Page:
It is not every day that you get to meet the Pope. Even less chance if you are a Presbyterian minister. Yet, today, that is exactly what my wife Janice and I did. It was very moving and inspirational.
We woke up to Rome on a Bank Holiday. It was buzzing and crowded. Arriving in St Peter's Square, it was already filling up. All day long people were queuing up to just get into St. Peter's Basilica. Quite a bombardment of stimuli.
Soon though we were out of the maddening crowd and ascending the stairs in the Apostolic Palace to empty rooms and finally reaching Pope Francis' private library.
My dear friend Fr Martin Magill and I were there in recognition of our work with the 4 Corners Festival. Austen Ivereigh as the Pope's biographer and co-writer had pulled some strings! Thank you brother.
Austen also made it possible for the Catholic Chaplaincy at Queen's University Belfast, celebrating their 50th year, to have a personal meeting too. So we reached that library with that group and there was Pope Francis to welcome us.
It was moving to receive his welcome. As he reached to shake my hand I leaned in and told him that I was a Presbyterian and he took my other arm and kindly welcomed me even more.
Pope Francis has a warmth about him. He has a humility that is perhaps not expected of Popes or world leaders. Very quickly I sensed that all that I had thought about him was true. He has an open and gracious heart. He is keen to make you at ease, to feel special. He has a Christlikeness.
He is also funny. He had given us his written script but quickly told us we could read that later so instead what did we want to ask. That is a brave decision for a man of 86. He hands over control to whatever questions are thrown. He has to be sharp and think quickly to answer.
His answers were wise and full of great Biblical content. Fr Martin and I were keen that the students got to ask the questions. They asked good ones about sharing Jesus and living out their faith.
Pope Francis started by easing their intensity and told them to live like students. He shared his own experience. How he had done just enough work to get through. How important humour and friendship was to those student years.
He told us to get ourselves a little book of the Gospels. Have it on our pockets. Read it when the opportunities came. Then most of all, he told us, wear it. If we want to share it with our friends we shouldn't go around preaching at them. He said that the soul is moved by witness. Live the Gospel out in our lives.
Perhaps it was having a couple of Presbyterians in the room but he then shared about being out walking with his grandfather at around the age of 5 and bumping into two women from the Salvation Army. He said it was his first ecumenical moment. He encouraged the students to see their Protestant friends as brothers and sisters in Christ.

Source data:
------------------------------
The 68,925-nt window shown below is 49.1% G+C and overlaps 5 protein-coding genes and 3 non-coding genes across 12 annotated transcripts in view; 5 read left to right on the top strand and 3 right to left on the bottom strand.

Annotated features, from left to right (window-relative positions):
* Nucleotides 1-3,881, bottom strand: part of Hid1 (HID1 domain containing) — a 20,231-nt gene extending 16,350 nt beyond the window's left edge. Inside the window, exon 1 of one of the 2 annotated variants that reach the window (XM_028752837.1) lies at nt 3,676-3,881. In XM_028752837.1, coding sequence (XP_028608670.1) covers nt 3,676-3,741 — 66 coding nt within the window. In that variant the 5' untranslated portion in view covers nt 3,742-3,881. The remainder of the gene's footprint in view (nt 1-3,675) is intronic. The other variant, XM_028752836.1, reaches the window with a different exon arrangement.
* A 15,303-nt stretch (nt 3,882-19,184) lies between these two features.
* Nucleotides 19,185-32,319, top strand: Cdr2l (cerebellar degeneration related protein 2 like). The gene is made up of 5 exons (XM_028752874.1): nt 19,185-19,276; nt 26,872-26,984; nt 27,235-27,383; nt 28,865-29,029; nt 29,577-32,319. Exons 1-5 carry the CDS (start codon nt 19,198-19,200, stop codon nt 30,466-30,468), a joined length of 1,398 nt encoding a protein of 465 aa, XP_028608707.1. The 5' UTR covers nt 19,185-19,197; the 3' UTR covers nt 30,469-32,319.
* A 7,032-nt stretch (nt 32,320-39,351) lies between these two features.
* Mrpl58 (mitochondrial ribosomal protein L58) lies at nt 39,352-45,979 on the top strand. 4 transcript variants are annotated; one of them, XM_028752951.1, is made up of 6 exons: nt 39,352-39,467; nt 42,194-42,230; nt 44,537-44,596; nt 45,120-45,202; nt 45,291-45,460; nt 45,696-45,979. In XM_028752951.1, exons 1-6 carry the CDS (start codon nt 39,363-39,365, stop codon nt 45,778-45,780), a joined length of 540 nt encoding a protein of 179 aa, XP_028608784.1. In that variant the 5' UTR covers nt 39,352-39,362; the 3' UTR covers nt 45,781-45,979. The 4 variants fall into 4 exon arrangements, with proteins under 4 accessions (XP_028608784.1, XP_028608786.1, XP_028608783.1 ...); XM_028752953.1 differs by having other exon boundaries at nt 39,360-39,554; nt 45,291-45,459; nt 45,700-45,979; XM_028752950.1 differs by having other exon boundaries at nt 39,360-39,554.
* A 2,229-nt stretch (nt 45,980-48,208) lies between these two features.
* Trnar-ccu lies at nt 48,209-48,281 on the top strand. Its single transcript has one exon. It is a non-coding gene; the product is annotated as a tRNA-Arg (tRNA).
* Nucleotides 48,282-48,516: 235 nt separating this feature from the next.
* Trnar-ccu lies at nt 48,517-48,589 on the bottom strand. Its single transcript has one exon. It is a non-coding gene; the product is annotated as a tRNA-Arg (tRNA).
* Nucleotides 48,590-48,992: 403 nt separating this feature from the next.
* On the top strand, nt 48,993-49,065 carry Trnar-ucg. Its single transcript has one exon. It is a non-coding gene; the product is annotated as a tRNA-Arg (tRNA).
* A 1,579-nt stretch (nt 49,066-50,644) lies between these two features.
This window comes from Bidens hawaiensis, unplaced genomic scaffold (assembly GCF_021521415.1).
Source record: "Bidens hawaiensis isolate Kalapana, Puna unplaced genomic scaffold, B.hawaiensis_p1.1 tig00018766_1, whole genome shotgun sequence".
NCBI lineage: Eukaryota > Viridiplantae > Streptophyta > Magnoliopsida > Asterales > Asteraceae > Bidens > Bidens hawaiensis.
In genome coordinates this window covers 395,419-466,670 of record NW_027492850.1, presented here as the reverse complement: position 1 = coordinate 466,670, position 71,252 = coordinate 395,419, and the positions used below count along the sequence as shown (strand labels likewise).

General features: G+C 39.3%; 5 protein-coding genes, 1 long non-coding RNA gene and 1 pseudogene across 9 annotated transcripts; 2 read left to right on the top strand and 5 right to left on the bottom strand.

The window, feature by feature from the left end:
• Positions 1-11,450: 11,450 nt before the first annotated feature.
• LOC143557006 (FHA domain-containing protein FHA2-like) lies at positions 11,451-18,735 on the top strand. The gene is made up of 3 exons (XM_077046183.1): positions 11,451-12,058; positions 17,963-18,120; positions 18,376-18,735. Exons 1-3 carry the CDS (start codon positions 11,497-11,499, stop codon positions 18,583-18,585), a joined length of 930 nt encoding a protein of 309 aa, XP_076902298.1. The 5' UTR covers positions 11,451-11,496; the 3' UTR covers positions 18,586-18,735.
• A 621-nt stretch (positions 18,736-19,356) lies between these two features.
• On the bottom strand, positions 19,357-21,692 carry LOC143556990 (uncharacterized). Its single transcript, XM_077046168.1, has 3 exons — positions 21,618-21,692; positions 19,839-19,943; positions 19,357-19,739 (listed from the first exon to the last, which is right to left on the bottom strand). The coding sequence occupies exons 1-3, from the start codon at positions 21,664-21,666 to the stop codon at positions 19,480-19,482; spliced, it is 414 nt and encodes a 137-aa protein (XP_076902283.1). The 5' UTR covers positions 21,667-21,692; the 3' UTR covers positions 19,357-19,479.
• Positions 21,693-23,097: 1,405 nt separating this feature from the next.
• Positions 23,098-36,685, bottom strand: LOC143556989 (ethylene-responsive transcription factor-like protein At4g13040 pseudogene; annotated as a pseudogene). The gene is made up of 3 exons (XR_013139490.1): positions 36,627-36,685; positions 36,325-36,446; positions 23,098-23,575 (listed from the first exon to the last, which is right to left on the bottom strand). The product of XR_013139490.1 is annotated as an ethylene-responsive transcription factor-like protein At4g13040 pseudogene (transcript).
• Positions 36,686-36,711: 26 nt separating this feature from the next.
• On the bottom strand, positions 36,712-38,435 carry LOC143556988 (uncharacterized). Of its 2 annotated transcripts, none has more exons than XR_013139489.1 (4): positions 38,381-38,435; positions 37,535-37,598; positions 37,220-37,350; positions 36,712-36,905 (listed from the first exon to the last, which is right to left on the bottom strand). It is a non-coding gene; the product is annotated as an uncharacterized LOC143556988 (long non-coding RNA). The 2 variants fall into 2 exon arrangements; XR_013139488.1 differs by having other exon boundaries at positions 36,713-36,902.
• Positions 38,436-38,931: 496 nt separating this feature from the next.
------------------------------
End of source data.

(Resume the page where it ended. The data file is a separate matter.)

He talked about how we should send all the theologians out onto an island where they could debate the theological differences while the rest of us stayed in the real world and got on with it. That 'it' was very clearly the living out of the Gospel, working together in Kingdom building, justice and peace.
Near the end, I thanked the Pope for his message to our 4 Corners Festival and how amazing it was to have his message open this years festival and then having Archbishop of Canterbury, Justin Welby, to close it. I then asked about how he felt we were working together now. This gave him the opportunity to speak fondly about his brother Justin Welby and their working together for peace in South Sudan.
South Sudan means a lot to Janice, myself and Fitzroy as we funded a school in Arua, Uganda just about 40 miles from the South Sudan border. Pope Francis told us that they were keen to meet the South Sudan leaders in July but refused to respond to their invite until Justin Welby was invited on an equal footing to himself. That humility again. That working together.
I am sure many will not agree with me visiting a Pope in the Vatican. I will graciously understand and beg to differ. For me it was an honour that Pope Francis recognised the work that the 4 Corners Festival does. As the leader of the Catholic Church it was an honour to be invited into his presence.
Yet, I did not feel that I had met with some head of Church as much as an elder in the faith, someone ahead of me in the journey who could impart wisdom and inspiration. A little like what Presbyterian ministers Ken Newell and Trevor Morrow have been doing for some years.
I know that I will unpack that hour in the Apostolic Palace for some time, pulling out everything said. The most vital thing I take away is his challenge to wear Jesus, be an authentic witness to Christ. To be as humble and human and redeemed as he obviously is.
As we left he asked that I would pray for him. I heard from a Belgian priest outside that Francis has arthritis in his knees and is in some pain. I told him I would pray for him, especially his knees. He thanked me and I was gone... gone to continue to follow the same Jesus my brother Francis follows.